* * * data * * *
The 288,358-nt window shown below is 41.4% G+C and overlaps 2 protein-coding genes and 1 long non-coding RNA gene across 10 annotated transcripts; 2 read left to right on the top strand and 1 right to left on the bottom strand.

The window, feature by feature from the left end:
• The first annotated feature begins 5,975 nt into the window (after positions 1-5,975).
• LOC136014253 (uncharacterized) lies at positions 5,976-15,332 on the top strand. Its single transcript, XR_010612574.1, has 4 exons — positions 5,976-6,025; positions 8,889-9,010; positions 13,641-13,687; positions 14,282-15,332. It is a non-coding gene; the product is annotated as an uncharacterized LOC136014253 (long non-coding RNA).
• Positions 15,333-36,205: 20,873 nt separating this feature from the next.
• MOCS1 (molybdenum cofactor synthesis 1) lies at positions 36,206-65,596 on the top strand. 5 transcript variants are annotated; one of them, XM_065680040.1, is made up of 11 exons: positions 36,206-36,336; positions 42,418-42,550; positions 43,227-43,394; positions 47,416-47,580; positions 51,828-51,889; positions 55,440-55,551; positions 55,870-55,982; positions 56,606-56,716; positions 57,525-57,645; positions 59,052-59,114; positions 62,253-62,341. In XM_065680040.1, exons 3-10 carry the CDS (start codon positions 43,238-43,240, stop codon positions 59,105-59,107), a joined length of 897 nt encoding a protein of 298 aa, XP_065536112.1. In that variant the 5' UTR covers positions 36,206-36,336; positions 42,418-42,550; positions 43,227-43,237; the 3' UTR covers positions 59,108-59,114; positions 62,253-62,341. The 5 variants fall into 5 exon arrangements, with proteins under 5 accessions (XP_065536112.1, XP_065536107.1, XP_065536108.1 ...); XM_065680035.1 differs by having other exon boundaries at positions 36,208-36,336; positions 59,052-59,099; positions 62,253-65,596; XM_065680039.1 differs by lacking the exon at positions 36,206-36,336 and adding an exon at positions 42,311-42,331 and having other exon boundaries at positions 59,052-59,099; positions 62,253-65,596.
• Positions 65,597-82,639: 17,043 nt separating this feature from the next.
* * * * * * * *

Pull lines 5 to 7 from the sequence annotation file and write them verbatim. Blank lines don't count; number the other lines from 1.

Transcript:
• Positions 15,333-36,205: 20,873 nt separating this feature from the next.
• MOCS1 (molybdenum cofactor synthesis 1) lies at positions 36,206-65,596 on the top strand. 5 transcript variants are annotated; one of them, XM_065680040.1, is made up of 11 exons: positions 36,206-36,336; positions 42,418-42,550; positions 43,227-43,394; positions 47,416-47,580; positions 51,828-51,889; positions 55,440-55,551; positions 55,870-55,982; positions 56,606-56,716; positions 57,525-57,645; positions 59,052-59,114; positions 62,253-62,341. In XM_065680040.1, exons 3-10 carry the CDS (start codon positions 43,238-43,240, stop codon positions 59,105-59,107), a joined length of 897 nt encoding a protein of 298 aa, XP_065536112.1. In that variant the 5' UTR covers positions 36,206-36,336; positions 42,418-42,550; positions 43,227-43,237; the 3' UTR covers positions 59,108-59,114; positions 62,253-62,341. The 5 variants fall into 5 exon arrangements, with proteins under 5 accessions (XP_065536112.1, XP_065536107.1, XP_065536108.1 ...); XM_065680035.1 differs by having other exon boundaries at positions 36,208-36,336; positions 59,052-59,099; positions 62,253-65,596; XM_065680039.1 differs by lacking the exon at positions 36,206-36,336 and adding an exon at positions 42,311-42,331 and having other exon boundaries at positions 59,052-59,099; positions 62,253-65,596.
• Positions 65,597-82,639: 17,043 nt separating this feature from the next.